An average American woman uses 16,800 tampons in her reproductive lifetime. That’s 16,800 times inserting a foreign object into our bodies, a foreign object we know very little about. For about a week every month for however long we are fertile, a tampon is cozied-on-in-there next to some of the most sensitive, absorbent skin the body has to offer. Ideally, these tampons are soaking up our flow, making our lives easier and stain-free, but we need to consider what our bodies are taking from the products while they’re busy at work.
What’s in a tampon? and are they dangerous? have been latent questions since the 1980s-90s when the non-cotton fibers being used for high absorbency tampons are thought to have caused an outbreak of toxic shock. Women’s Voices for the Earth is making us think again after their study of Always pads yielded disturbing results in August 2014. The study found chemicals named as toxins and carcinogens by the U.S. Dept. of Health and Human Services National Toxicology Program and the State of California Environmental Protection Agency present in Always products.
The question of whether these chemicals are harmful to tampon users now or over time goes unanswered because the FDA has put very little pressure on the two-billion dollar a year industry to test how their products actually interact with the ecology of a woman’s vagina! The FDA doesn’t even require tampon manufacturers to list materials on the box because Tampons and Pads are categorized as medical devices. P&G has buckled and released a materials list after being protested in person and criticized on the Internet. However, their list is pretty vague, including blanket terms such as "fragrance,” which could mean over 100 different chemical compounds. As of right now, women are still not being given enough information to make an informed decision about what we want hanging out in our vaginas every month.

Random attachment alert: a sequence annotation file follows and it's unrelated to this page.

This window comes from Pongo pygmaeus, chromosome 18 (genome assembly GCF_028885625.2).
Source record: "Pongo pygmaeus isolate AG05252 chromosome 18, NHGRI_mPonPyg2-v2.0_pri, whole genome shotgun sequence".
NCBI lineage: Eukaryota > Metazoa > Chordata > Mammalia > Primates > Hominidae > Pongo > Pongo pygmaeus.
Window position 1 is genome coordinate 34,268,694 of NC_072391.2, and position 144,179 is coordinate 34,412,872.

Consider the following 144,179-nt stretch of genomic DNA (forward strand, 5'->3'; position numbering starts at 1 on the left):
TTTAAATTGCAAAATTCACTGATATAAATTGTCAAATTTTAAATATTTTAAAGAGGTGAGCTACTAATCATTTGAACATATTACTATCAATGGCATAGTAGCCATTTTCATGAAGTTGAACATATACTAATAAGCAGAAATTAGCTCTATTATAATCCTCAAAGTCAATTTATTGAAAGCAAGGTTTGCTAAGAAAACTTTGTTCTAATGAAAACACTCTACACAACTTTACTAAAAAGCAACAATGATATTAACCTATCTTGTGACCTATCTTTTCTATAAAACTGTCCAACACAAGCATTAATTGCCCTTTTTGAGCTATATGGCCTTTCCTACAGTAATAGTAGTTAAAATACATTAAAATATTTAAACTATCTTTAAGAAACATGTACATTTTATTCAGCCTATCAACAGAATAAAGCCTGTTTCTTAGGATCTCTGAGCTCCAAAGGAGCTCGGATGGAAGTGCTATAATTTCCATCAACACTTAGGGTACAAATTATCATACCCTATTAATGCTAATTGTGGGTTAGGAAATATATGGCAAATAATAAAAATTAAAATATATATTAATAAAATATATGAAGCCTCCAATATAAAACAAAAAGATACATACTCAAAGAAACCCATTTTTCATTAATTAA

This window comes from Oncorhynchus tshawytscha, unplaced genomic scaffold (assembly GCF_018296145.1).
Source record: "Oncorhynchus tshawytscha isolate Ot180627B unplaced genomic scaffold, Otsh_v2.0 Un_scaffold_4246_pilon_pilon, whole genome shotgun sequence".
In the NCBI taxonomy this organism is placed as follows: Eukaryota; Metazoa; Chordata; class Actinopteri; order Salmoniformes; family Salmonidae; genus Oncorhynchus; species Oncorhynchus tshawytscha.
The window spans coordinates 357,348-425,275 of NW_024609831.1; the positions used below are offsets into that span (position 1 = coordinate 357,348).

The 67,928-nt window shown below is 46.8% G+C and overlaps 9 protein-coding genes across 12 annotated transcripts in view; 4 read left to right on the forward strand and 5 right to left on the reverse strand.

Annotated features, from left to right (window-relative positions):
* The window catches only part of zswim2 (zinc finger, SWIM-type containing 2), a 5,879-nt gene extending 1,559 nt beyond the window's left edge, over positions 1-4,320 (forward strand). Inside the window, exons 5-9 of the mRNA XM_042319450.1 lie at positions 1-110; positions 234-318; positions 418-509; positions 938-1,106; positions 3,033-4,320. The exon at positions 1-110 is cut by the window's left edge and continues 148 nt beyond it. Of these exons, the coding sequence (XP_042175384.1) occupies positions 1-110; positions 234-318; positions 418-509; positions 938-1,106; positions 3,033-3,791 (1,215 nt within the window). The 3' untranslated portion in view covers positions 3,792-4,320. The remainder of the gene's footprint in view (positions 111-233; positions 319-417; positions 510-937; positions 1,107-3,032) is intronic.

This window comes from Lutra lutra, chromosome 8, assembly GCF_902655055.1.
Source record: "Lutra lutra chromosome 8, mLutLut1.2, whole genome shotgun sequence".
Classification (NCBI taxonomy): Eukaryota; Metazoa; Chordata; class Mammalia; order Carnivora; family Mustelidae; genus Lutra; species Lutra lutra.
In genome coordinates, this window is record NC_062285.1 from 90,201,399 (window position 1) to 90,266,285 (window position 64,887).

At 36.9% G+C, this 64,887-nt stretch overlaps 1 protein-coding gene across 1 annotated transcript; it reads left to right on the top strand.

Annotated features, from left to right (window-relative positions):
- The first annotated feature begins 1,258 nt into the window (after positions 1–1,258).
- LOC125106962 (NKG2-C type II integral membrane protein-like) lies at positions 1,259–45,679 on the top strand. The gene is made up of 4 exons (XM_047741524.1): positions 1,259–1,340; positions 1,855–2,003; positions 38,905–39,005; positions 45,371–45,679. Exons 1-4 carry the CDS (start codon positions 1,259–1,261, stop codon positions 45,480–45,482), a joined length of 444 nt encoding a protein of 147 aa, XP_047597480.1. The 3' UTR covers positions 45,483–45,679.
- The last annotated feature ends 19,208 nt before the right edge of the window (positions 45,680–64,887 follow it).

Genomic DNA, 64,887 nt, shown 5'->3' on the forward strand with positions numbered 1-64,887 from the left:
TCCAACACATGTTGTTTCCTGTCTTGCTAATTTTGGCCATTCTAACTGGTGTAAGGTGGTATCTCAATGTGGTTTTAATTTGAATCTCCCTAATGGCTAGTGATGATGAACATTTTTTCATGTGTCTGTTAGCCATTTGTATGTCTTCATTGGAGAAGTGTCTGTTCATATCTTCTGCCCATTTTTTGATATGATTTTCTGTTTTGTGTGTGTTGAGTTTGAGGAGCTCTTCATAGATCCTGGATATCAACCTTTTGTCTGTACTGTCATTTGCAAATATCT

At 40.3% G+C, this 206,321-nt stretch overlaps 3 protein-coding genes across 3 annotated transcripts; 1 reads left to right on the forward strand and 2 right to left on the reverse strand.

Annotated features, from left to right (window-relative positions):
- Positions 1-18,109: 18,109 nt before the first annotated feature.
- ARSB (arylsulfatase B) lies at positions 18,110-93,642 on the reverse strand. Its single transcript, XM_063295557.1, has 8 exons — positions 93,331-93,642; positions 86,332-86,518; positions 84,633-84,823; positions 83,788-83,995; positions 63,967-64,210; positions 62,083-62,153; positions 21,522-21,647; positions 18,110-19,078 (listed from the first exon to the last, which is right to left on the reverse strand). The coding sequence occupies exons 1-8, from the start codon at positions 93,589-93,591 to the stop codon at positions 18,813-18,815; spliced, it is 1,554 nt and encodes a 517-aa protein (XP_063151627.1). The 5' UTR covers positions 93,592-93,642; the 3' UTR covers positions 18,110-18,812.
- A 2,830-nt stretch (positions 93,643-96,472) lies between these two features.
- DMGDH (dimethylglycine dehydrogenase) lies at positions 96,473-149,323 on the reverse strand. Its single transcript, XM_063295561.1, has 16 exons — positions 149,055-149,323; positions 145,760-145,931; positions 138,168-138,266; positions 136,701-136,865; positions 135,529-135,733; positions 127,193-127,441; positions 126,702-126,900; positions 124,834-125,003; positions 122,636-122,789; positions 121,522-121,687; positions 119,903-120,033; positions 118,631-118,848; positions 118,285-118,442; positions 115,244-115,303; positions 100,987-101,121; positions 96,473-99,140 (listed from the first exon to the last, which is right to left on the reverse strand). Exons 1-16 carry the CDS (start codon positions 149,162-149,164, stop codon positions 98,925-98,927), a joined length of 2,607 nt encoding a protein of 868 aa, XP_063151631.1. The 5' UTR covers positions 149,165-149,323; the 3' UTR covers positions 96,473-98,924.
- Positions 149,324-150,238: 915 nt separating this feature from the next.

More independent research needs to take place. The government has to stop looking at women’s health as a niche issue and regulate this industry in a more effective way starting with passing a bill that would fund research into this area like the Robin Danielson Act that died in congress last year. Vaginas are a fact of life, not a mystery, and choosing a brand of tampons should be an informed decision, not a Jesus-take-the-wheel moment. In the meantime there are brands like Luna Pads or Diva Cup which prioritize the safety and comfort of women. We just have to remember that these products are not accessible to everyone and no unsafe tampon should go on the shelf.
Image via tamponcrafts.com
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